It is the Wee Heavy (Scotch Ale) that is the torch gaining followers beyond the beer drinker. Its dark-copper color and malty caramel sweetness work a hypnotic aroma that only the strong-willed could theoretically resist, but they choose not to. And it is the Wee Heavy from where I will steer the conversation to today. Beer is no doubt a large part of our culture, especially in Wisconsin. It drives our festivals and social activities to an extent we’ve come to consider essential. Often it is not seen as a tool, but a means to an exhausting end. And therein lies the gap.
Beer has a reputation that it bears in taxing confidence. For every great thing that has ever existed will always be victim to greed and perforated ideas of moderation. We see today that we can go to our local microbrewery and celebrate sports, music, and beyond with an ale in one hand and a friend in the other. Cheers fill our ears with a warmth that trickles into our hearts and confounds our brains. When the scale is tipped and our center of balance is a faltering top, shades of gray darken and lighten in hue. (This seems an appropriate place to remind readers that whether or not to drive home is the easiest question on a test that 80 percent of the students get wrong. I have no issues with this form of drinking, but take a moment when you reach for the car keys to weigh your wants against the lives of others.)
It’s easy to ignore, but right now, at this very moment, we are defining our culture through the way we brew, drink, and appreciate beer. Looking back, Tom says, “George Washington made a great Porter. … Thomas Jefferson was a really, really great brewer, and Porters were his styles.” Though we ascribe the Porter to London in the 1700s, we can just as easily see its connection to two of our most-respected founding fathers. As new styles develop and old styles are tweaked, generations look back and assess the cultures surrounding beers in conjunction with their styles.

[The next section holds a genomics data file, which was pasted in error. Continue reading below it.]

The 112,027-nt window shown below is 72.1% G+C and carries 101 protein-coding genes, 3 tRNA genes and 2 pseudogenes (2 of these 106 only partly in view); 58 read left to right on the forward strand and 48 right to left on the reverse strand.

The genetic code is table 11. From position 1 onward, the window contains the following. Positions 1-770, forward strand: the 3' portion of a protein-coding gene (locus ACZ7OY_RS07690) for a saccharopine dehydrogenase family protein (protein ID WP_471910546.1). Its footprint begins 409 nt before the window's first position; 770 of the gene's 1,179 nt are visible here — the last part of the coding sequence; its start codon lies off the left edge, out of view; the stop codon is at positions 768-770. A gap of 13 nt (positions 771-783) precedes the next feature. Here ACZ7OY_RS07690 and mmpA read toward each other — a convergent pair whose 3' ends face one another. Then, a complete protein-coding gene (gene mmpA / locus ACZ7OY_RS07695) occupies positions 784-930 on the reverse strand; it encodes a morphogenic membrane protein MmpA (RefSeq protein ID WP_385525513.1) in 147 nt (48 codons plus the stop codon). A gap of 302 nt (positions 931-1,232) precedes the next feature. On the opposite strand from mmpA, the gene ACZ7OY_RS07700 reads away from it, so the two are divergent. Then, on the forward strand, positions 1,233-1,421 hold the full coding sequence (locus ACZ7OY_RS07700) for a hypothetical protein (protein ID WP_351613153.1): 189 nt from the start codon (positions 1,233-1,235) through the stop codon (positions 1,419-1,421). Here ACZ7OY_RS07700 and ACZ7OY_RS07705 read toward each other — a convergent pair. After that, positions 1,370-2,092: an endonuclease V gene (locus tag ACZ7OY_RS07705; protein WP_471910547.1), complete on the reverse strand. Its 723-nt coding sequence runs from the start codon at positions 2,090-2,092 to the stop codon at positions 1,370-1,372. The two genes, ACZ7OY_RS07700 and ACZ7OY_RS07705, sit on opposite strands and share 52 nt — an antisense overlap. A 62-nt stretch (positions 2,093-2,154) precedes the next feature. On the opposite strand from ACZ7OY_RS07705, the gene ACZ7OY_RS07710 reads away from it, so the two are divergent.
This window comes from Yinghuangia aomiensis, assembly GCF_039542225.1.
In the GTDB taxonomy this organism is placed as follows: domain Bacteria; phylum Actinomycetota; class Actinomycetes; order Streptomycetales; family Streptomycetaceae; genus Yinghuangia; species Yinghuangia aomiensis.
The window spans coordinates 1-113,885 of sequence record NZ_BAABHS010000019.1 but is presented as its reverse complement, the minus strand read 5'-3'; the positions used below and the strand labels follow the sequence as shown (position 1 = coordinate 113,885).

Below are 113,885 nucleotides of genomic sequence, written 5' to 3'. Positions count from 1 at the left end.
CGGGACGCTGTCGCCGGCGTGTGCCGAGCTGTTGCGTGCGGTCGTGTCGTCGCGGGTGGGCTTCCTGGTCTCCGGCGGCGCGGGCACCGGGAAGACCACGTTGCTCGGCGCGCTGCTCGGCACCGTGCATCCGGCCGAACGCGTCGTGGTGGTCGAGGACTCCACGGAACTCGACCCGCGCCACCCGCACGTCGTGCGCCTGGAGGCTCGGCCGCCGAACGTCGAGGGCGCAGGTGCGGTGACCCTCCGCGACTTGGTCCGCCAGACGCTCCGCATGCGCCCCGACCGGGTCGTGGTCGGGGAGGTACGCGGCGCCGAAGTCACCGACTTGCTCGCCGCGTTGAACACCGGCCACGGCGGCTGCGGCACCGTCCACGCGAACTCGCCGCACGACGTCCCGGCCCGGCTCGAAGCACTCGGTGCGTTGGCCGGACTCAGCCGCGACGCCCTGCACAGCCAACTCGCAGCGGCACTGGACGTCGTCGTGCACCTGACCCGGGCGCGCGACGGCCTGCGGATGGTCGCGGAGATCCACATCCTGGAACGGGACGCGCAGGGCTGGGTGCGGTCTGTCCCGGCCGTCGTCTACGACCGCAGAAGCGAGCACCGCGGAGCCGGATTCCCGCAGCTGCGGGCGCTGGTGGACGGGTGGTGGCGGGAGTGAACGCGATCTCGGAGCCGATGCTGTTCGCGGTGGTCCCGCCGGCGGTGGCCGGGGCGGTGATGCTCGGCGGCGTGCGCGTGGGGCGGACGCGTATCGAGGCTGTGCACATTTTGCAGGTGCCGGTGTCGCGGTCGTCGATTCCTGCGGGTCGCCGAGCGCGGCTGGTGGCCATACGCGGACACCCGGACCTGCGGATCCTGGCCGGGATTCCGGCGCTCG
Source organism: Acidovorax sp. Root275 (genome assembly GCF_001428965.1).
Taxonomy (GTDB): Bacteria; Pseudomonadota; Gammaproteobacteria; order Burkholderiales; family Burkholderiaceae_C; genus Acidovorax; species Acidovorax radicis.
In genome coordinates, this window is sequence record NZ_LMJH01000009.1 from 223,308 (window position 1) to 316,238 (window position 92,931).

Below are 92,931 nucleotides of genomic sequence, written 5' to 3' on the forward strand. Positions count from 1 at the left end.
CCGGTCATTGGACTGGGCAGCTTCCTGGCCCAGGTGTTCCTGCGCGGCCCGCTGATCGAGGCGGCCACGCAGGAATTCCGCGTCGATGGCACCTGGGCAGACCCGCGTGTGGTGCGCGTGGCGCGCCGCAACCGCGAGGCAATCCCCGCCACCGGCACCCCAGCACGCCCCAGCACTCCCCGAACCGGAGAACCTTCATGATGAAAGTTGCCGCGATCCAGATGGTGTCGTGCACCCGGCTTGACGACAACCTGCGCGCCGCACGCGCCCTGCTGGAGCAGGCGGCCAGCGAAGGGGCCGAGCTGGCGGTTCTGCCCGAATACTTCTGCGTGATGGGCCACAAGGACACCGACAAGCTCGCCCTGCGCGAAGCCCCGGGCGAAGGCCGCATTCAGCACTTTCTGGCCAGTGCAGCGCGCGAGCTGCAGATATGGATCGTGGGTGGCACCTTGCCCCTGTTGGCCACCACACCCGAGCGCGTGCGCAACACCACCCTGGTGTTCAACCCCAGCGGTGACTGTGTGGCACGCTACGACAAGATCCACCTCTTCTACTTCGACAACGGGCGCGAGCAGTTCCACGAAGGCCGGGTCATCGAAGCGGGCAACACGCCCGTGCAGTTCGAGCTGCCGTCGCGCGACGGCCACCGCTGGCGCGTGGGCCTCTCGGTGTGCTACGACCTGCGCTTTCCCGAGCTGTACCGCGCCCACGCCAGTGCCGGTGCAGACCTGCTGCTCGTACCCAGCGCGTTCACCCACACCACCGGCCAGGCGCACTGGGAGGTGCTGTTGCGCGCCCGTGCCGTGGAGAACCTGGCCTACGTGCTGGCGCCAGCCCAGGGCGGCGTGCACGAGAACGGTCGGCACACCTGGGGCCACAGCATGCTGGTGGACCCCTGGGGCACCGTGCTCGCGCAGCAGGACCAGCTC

I would never suggest that people stop enjoying beer in their own way, but it seems that beer’s potential to create great conversation, healthy debates among friends, and newfound admiration for those we thought we knew is often overlooked. Beer isn’t about how others perceive us, but about how we perceive others. The bar can be an experience of calculated insight just as it can be a place of celebration. Both are important, and, in balance, both can help our tops spin longer with inspired direction.
The next time you’re in a bar, take a moment to speak to a stranger. Talk about the beer you’re drinking with the person who brewed it, ask the construction worker about his upcoming projects, and buy the professor a beer so you can tell him why scientists and philosophers with bushy mustaches are not to be trusted.
We can be just as diverse in our appreciation of beer as we are in the ways even a single style can be brewed. David Worth, brewmaster at Viking Brew Pub in Stoughton says, “I like bold flavors, so if I’m doing a chocolate Porter it’s going to taste like chocolate.” This sounds amazing, and I’ll readily take a pint. Tom’s approach, “I want to know that I brewed a new beer correct to style,” is just as valid, and makes me just as thirsty.
Consider this leg one of the journey in exploring past cultures through the scope of beer to gain an understanding of where we are now. So raise your glass. No, not above your head, to your lips. Prost, Skål, and Cheers!
1 RateBeer . ratebeer.com .
Kyle Jacobson is copy editor for Madison Essentials Magazine, and a writer and beer enthusiast (sometimes all at once) living in Sun Prairie, Wisconsin.